The potential danger of the situation hit her with a clarity that threatened to knock her over, even as her brain struggled to analyze what she was seeing. Not trusting her mind to sort it all out fast enough, she fumbled in her lab-coat pocket, searching for her cell phone to call the police. It wasn't there. As usual, she'd put it down somewhere and lost track of it. Her brother insisted that habit would get her in trouble one day. She feared that day had come.
She was stuck away from the phones with nothing more than a stack of papers in her hands for protection. Defenseless and alone, the combination sent her mind spinning. Her usual calm abandoned her in favor of grinding panic. Every inch of her shook with the need to escape and find help.
She felt her way along the wall as she inched down the hallway toward the lobby and freedom. Her breath pounded in her chest, scratching her throat raw. A squeak of shoes against the tile floor stopped her. She bit down on her tongue to keep from shouting for Tom. He would have answered her before if he could have. He wouldn't play around in the lab.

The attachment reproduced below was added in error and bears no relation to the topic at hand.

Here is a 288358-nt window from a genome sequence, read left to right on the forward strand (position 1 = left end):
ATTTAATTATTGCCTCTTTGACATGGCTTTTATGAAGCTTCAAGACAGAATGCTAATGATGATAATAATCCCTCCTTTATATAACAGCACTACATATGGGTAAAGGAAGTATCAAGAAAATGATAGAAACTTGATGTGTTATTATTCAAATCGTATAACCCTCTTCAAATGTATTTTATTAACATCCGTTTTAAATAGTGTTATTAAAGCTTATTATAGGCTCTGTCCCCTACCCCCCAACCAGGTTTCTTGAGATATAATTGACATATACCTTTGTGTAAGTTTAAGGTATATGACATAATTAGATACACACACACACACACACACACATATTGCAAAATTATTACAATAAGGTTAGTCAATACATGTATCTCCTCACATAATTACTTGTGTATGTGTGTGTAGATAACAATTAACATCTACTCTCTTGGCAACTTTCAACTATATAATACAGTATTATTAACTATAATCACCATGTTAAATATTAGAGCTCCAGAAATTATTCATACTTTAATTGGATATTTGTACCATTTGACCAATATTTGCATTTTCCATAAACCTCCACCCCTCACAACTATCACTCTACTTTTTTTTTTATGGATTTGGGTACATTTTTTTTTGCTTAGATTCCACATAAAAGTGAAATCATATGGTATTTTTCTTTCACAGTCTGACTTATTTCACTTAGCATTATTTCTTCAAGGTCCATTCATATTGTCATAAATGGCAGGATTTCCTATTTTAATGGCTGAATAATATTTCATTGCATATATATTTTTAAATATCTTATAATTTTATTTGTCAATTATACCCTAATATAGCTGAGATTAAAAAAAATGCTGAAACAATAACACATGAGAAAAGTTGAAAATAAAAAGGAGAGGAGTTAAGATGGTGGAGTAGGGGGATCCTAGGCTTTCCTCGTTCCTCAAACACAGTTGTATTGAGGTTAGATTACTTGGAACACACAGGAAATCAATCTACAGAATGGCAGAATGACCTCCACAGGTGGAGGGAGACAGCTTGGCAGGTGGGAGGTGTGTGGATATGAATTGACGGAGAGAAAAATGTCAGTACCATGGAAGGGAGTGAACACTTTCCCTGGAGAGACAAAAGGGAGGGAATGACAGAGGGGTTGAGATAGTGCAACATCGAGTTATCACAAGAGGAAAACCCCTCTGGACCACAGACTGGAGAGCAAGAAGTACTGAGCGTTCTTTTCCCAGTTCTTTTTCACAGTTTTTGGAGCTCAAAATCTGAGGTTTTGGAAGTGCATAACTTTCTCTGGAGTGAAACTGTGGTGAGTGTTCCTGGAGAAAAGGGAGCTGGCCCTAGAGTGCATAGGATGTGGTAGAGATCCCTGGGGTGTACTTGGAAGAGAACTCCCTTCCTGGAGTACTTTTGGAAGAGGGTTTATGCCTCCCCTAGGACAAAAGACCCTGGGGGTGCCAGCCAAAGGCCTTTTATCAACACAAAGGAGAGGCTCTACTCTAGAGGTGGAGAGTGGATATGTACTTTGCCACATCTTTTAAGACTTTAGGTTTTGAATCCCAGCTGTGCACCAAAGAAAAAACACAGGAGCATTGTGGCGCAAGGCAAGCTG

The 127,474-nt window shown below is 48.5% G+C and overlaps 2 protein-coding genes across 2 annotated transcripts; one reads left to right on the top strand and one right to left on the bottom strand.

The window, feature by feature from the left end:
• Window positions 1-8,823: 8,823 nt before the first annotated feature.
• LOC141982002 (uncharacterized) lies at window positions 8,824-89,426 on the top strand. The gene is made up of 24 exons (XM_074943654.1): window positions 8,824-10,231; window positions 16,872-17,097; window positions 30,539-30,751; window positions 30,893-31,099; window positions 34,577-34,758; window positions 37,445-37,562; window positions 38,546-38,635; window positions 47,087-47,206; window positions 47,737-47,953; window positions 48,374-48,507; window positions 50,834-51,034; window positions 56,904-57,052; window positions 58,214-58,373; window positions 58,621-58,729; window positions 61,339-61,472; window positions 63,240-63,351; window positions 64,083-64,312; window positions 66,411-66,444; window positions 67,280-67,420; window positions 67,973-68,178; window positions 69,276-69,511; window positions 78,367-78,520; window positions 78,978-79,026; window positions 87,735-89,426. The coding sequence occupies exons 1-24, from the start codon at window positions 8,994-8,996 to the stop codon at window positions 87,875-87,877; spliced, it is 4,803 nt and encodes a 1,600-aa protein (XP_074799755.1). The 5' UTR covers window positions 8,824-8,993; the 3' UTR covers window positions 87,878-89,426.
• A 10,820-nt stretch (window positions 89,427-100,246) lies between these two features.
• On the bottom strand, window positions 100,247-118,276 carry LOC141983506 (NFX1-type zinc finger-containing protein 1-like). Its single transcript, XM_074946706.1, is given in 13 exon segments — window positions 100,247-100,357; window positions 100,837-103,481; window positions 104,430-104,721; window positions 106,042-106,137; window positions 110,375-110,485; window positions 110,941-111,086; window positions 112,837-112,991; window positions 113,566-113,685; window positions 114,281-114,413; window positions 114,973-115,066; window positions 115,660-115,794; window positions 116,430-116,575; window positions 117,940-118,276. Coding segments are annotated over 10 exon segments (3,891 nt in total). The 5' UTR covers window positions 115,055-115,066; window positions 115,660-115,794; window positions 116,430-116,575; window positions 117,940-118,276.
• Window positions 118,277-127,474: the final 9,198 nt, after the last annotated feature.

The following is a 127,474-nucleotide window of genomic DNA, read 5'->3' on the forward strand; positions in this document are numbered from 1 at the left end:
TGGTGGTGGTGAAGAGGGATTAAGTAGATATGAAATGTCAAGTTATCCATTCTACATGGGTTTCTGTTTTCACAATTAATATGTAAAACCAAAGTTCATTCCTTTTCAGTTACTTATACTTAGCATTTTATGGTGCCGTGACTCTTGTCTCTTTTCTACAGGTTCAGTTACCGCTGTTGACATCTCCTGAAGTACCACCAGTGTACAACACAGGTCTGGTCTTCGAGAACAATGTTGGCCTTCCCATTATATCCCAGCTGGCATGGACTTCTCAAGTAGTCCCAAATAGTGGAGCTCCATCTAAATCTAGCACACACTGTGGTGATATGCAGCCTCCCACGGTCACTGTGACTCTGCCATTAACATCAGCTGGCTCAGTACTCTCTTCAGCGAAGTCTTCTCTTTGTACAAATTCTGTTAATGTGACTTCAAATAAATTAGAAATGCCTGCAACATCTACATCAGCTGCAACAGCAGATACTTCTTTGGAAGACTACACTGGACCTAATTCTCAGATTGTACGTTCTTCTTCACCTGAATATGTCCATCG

No, this was someone else—stalking, hiding, waiting for her.
Forget quiet. She needed speed. She ran back into Dr. Hammer's office and headed for the phone. Before she could reach for the receiver, a deafening whoosh thundered up the hall, shattering glass in its wake. As she struggled to see what was happening, a huge boom rattled the building. The ground beneath her shook with enough force to buckle her knees and send vibrations up her legs.
A second explosion sent her body flying into Dr. Hammer's huge mahogany desk. Her middle smacked into the edge, stealing her breath and scattering papers around her feet. Her vision swirled at the edges as she fell to the floor. For a second, she closed her eyes, hoping to open them again and find out this was nothing more than a nightmare.
A harsh banging brought her back to the present. Smoke filled the hallway and heat enveloped her. She choked on the foul air as she looked around. She tried to process the events of the last few minutes but her mind refused to function.